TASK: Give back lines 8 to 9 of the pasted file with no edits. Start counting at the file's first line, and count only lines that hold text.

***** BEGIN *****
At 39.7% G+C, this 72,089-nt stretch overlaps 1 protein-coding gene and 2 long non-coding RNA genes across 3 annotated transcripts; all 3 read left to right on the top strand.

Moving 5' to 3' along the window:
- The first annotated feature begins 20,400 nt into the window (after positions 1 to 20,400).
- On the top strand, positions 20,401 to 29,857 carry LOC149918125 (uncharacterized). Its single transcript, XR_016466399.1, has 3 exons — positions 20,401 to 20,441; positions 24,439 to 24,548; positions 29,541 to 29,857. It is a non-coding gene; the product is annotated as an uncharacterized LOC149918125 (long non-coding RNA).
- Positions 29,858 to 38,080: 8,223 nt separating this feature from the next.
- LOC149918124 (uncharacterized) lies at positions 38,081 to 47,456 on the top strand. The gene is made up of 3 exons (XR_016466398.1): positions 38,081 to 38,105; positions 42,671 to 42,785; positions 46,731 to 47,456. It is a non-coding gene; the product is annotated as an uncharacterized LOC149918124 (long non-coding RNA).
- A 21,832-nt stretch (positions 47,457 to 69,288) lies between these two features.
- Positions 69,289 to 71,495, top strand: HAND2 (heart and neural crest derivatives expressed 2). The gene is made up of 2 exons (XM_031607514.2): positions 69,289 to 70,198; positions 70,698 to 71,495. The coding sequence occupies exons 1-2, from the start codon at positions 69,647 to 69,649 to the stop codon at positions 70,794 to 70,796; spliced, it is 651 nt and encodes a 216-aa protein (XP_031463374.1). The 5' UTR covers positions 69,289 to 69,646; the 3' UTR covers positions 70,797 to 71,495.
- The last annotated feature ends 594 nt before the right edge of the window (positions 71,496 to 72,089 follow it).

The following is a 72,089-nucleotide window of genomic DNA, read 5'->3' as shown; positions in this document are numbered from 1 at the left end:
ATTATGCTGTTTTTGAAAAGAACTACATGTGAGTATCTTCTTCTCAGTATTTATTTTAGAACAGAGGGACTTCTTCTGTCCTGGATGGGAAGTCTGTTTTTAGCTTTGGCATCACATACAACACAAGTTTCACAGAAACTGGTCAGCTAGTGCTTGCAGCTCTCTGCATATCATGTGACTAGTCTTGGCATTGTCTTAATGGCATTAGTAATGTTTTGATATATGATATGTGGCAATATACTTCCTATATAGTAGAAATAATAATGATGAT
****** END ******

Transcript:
- Positions 69,289 to 71,495, top strand: HAND2 (heart and neural crest derivatives expressed 2). The gene is made up of 2 exons (XM_031607514.2): positions 69,289 to 70,198; positions 70,698 to 71,495. The coding sequence occupies exons 1-2, from the start codon at positions 69,647 to 69,649 to the stop codon at positions 70,794 to 70,796; spliced, it is 651 nt and encodes a 216-aa protein (XP_031463374.1). The 5' UTR covers positions 69,289 to 69,646; the 3' UTR covers positions 70,797 to 71,495.
- The last annotated feature ends 594 nt before the right edge of the window (positions 71,496 to 72,089 follow it).